Introduction of Aogami, highly ranked material for Kitchen Knives
We are going to share with you about “Blue Paper Steel”, the highly ranked material for cutlery steel known as “Aoko” or “Aogami” in Japanese.
“Aogami” is an alloy steel made of Shirogami (or called “White Paper Steel”, a carbon steel with low content of impurities), mixed with tungsten and chromium, which means Aogami is a steel made by the hands of human. Among others, what matters the most is how sharp a knife edge can be and how long its sharpness can last. Plus, if it doesn’t take much to sharpen the edge, that’s fantastic. Some says that Aogami was used for an aim to achieve these features, while the material was originally developed for an edge of plane for shaving a wood pillar in Japan.
First, we’d like to touch on the definition of “Blue Paper” Steels, or “Aogami”. There are three kinds of Aogami; “Ao-ichi ko (Aogami No.1) “, “Ao-ni ko (Aogami No.2)”, and “Aogami Super (Blue Paper Super)”. There are two types each for Aogami No.1 and No.2; Aogami No.1 A and B, and Aogami No.2 A and B, meaning 5 kinds of Aogami in total which are used for cutlery steel. steel.
Second, we’d like to consider the differences between A and B of Aogami No.1 / No.2. ‘A’ is a steel material used for a hard edge knife so called “katakuchi hamono” in Japanese while ‘B’ for a less-hard edge knife called “amakuchi hamono” in Japanese.
The difference between A and B comes from the amount of carbon contained within. The more carbon, the harder a blade can be. Other than the amount of carbon, the remaining ingredients are all the same, meaning that the only difference between A and B is the amount of carbon. If a blade is hard, it can cut food well. At the same time, it needs to be paid attention because it is prone to form rust and chip off.
The Blue Paper Steel has a high level of stickiness and abrasion resistance thanks to chromium and tungsten, so it can keep you from worrying about chipping-off and wearing-out of a blade to some extent compared to White Steel. Since the Blue Paper Steel contains a certain level of carbon, rusting and chipping are inevitable. We can’t tell the difference between A and B just by looking at them but we can by using and sharpening them. Also, the level of hardness varies depending on quenching and tempering temperature. Plus, depending on the skills of a blacksmith, A’s level of hardness can be as the same as B’s.
It must be noted that “Aogami Super (Blue Paper Super)” is NOT necessarily the best in the 5 types of Aogami, sometimes the worst contrary to the hardness and price unfortunately.
Aogami No.1 (Blue Paper Steel No. 1)
As basic information of Aogami No.1, it contains a high amount of carbon, and higher amount of chromium and tungsten than Aogami No.2. For this reason, the price tends to be more expensive than No.2. Because of its stickiness and abrasion resistance, Aogami No.1 is highly recommended if you look for top-notch quality cutlery in the Aogami series.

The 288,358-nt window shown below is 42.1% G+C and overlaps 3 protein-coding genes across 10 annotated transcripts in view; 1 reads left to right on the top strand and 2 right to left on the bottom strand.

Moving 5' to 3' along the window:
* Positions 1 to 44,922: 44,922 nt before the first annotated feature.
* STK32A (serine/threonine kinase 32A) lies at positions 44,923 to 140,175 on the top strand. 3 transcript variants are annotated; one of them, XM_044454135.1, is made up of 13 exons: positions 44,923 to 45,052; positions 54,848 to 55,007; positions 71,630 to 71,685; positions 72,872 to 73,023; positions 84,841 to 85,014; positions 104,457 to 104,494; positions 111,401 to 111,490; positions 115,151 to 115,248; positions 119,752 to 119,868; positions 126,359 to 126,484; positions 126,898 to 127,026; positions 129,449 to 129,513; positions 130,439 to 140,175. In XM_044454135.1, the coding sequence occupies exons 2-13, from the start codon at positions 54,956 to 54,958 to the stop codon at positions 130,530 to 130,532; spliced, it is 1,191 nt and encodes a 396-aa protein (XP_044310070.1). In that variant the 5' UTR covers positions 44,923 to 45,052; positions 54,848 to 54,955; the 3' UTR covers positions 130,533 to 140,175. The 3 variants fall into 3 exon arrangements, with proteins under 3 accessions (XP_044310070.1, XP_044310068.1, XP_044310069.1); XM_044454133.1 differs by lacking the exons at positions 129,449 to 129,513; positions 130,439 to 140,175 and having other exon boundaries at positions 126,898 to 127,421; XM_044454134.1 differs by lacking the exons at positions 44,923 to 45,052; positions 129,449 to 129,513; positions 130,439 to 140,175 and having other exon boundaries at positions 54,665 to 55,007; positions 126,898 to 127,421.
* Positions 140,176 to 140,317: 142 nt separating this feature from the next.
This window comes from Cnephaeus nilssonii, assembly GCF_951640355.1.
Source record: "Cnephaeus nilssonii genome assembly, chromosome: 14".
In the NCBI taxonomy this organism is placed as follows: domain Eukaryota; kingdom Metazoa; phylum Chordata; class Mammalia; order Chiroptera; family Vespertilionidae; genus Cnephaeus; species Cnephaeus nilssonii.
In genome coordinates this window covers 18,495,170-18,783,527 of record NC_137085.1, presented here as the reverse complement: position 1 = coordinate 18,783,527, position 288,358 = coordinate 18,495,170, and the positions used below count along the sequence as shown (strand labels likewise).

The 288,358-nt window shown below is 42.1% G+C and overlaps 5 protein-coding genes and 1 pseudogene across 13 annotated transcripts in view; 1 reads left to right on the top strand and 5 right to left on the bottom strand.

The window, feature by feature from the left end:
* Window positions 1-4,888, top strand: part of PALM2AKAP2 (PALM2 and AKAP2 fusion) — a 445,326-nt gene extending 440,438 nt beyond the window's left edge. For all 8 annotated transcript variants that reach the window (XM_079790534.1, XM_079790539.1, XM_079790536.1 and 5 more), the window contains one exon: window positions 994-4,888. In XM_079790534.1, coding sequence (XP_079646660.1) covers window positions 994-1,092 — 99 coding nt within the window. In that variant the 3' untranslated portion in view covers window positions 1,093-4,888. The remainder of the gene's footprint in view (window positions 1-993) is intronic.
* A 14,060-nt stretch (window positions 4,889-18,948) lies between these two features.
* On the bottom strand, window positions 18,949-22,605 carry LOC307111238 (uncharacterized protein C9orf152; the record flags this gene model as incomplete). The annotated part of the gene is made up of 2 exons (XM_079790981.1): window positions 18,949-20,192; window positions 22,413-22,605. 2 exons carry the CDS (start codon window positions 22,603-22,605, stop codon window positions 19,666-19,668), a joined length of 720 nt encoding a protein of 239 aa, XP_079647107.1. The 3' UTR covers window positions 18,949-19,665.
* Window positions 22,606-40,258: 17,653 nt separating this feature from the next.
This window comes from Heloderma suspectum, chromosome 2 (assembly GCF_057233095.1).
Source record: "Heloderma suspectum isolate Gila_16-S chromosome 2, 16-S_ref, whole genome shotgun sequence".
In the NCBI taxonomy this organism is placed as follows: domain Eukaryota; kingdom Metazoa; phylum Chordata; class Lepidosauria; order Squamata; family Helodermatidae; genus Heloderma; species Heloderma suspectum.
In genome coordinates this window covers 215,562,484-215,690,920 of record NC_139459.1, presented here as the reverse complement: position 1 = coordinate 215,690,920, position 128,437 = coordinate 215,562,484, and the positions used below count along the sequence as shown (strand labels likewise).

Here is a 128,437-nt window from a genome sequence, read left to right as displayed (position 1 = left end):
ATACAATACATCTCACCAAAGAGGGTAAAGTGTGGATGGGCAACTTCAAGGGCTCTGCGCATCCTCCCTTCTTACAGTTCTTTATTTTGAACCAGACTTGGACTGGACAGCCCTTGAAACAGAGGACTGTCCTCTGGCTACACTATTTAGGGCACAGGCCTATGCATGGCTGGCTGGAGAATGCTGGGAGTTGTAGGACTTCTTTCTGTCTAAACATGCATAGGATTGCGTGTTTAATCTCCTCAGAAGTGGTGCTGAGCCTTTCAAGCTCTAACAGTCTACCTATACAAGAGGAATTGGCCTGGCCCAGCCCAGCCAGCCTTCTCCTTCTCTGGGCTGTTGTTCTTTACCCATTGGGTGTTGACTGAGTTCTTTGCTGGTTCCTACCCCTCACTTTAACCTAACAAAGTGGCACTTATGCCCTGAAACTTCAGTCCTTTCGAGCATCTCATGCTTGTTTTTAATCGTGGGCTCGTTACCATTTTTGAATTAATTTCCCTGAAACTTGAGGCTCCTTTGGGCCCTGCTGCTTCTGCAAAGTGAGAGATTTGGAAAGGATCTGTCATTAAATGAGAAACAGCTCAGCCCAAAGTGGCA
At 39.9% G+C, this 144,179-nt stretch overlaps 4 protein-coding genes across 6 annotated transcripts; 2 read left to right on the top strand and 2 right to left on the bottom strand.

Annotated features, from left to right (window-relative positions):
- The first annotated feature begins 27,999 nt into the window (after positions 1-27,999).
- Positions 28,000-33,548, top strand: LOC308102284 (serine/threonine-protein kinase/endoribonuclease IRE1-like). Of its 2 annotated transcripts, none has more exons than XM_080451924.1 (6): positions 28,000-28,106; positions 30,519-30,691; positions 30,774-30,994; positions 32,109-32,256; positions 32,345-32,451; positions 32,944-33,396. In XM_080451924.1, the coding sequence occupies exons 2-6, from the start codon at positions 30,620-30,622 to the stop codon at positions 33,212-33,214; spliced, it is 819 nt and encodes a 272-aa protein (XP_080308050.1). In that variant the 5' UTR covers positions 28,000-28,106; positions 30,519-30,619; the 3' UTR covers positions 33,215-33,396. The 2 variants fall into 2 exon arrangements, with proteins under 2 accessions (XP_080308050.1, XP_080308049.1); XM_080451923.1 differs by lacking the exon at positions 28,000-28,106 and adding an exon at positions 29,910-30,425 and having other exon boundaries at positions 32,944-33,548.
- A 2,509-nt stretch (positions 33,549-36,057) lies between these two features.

One thing that should be noted is that it is highly likely that you feel slippery when you hold a knife and try to cut something due to high content of chromium. You can solve this issue by using a finishing whetstone which gives a bit rough touch. If you currently use No. 8000 whetstone, you can replace it with No. 6000.
By doing so, it adds sharpness to a blade as if it literally catches and bites food. If you are a skilled and experienced chef, even using No.10000 to finish the blade to the extent that it can be slippery, you should be able to treat and cut food beautifully.
A lot of people may pause to question, “Why does a rougher whetstone need to be used? We are talking about a blade of cutlery. Shouldn’t it be sharp enough to cut food very smoothly?”
When a chef using a knife feels a sense of sharpness of its blade, it simply means that the edge of the blade is rough as a micro saw, which consequently gives cut end of food rough finish. It’s true that it’s less efficient in cutting Sashimi with a knife finished with a rough whetstone.
*Phosphorus and Sulphur are chemical components affecting sharpness, and Japanese popular metal maker — Hitachi Metals — strictly gives control over them in their products.
What is Aogami No.1-A ?
Aogami No. 1-A contains 1.30-1.40% carbon of total ingredients. Due to its quenching and hardening properties, the blade can be sharper than that of “Aogami No.2”. On the other hand, its hardness may make sharpening difficult and therefore cause rust often. From theoretical viewpoint, the blade made of Aogami No.1-A can cut very well and its sharpness can last.
What is Aogami No.1-B ?
Aogami No.1-B contains 1.20-1.30% carbon of total ingredients. It’s less hard than the Aogami No.1-A, but has more sharpness compared to the Aogami No.2. Due to its less hardness, a blade of finished product tends to be a bit soft. When you purchase an Aogami No.1 knife, you will have this Aogami No.1-B. It may be easier for us to handle and care for this No.1-B compared to No.1-A.